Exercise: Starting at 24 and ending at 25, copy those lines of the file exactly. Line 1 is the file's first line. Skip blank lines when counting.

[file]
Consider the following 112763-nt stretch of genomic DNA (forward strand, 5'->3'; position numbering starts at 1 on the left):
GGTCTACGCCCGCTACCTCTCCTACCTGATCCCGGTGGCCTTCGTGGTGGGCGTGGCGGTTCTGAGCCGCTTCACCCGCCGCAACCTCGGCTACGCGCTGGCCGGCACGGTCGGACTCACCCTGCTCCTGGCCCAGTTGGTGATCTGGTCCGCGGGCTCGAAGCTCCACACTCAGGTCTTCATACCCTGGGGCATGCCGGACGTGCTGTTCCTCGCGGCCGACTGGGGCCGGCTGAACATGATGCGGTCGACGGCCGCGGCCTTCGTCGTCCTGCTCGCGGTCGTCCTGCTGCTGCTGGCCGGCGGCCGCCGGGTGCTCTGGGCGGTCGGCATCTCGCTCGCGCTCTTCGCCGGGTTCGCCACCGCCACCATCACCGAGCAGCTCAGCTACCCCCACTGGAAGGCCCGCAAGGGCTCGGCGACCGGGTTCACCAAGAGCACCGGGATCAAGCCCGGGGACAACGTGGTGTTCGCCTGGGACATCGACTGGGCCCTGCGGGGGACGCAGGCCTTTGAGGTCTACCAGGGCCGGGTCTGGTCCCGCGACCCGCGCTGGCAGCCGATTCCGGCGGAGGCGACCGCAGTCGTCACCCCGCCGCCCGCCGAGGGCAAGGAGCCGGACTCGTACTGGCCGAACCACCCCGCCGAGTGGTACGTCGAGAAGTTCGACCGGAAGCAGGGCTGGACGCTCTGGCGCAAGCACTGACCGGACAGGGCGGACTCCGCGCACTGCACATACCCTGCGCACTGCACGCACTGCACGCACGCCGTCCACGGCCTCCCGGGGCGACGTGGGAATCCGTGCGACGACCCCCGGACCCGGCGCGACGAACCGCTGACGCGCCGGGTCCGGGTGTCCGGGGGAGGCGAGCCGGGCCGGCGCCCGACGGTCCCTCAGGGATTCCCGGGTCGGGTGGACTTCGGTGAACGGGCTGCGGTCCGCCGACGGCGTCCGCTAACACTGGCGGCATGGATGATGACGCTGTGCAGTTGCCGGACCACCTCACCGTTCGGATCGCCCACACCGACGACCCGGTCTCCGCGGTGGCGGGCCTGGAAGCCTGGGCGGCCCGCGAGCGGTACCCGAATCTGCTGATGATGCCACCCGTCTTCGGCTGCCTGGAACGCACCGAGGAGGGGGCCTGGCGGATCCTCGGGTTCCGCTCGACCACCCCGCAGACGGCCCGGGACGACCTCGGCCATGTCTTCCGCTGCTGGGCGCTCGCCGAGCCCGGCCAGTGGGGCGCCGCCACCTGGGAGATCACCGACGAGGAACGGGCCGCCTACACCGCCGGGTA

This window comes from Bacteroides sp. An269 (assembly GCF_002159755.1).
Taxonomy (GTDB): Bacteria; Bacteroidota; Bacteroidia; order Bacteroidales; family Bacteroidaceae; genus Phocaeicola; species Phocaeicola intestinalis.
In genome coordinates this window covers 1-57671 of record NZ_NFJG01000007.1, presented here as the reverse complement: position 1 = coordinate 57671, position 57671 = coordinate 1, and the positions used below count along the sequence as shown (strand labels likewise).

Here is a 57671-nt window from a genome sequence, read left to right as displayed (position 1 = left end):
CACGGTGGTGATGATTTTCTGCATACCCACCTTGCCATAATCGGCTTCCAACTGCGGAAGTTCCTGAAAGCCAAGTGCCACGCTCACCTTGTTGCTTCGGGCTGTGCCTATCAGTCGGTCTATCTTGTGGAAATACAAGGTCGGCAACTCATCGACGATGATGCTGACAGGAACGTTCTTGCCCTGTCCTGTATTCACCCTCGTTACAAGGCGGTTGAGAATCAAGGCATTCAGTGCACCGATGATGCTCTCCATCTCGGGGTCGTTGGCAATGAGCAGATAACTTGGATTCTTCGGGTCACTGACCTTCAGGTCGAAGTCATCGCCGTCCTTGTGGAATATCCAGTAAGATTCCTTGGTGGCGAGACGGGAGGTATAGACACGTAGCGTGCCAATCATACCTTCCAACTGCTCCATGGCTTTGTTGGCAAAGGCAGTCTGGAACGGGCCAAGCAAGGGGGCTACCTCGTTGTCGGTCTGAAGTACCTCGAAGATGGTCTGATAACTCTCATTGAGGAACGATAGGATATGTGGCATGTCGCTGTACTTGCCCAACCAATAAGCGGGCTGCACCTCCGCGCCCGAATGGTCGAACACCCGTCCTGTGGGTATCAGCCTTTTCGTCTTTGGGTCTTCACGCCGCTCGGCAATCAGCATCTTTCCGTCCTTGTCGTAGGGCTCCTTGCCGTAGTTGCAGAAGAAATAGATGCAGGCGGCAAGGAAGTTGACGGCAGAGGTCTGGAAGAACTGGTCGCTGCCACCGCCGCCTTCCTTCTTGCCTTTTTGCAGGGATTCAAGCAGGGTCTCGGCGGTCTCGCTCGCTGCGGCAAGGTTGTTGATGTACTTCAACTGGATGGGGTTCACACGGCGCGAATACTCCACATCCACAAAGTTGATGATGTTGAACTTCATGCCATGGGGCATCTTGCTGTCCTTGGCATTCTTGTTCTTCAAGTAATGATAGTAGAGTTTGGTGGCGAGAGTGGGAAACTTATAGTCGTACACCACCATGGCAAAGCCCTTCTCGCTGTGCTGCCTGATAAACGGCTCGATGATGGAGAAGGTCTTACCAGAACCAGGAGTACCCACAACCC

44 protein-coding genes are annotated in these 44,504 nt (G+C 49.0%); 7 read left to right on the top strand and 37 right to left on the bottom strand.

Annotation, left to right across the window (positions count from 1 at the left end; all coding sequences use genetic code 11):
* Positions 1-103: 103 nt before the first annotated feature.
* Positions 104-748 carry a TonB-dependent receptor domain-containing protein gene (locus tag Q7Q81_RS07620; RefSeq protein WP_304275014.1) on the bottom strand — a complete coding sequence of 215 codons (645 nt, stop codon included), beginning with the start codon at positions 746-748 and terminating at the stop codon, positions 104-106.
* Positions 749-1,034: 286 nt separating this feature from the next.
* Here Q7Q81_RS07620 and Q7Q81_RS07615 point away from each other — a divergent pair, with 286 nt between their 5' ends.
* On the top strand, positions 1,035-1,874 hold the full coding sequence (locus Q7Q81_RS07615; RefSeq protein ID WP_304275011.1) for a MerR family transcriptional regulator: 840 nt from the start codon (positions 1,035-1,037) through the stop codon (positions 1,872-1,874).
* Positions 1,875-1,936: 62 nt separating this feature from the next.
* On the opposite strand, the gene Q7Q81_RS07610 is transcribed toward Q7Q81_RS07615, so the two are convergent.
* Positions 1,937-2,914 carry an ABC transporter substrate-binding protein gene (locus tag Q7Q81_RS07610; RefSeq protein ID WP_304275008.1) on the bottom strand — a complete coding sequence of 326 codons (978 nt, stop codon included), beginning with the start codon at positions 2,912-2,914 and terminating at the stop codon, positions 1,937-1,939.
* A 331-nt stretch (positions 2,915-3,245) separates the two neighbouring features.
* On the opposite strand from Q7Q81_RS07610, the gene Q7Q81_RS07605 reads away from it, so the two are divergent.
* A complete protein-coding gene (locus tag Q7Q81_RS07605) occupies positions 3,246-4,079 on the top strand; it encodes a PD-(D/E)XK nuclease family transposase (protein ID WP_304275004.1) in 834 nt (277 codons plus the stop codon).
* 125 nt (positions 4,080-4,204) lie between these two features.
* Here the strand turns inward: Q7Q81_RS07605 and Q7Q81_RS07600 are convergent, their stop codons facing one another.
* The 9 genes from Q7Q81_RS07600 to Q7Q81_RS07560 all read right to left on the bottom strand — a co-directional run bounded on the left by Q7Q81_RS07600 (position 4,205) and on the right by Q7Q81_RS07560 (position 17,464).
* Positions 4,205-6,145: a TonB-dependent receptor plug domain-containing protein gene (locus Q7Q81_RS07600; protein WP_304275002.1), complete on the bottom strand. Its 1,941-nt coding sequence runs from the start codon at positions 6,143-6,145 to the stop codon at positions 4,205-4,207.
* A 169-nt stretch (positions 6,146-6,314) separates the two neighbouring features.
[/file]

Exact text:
* Positions 4,205-6,145: a TonB-dependent receptor plug domain-containing protein gene (locus Q7Q81_RS07600; protein WP_304275002.1), complete on the bottom strand. Its 1,941-nt coding sequence runs from the start codon at positions 6,143-6,145 to the stop codon at positions 4,205-4,207.
* A 169-nt stretch (positions 6,146-6,314) separates the two neighbouring features.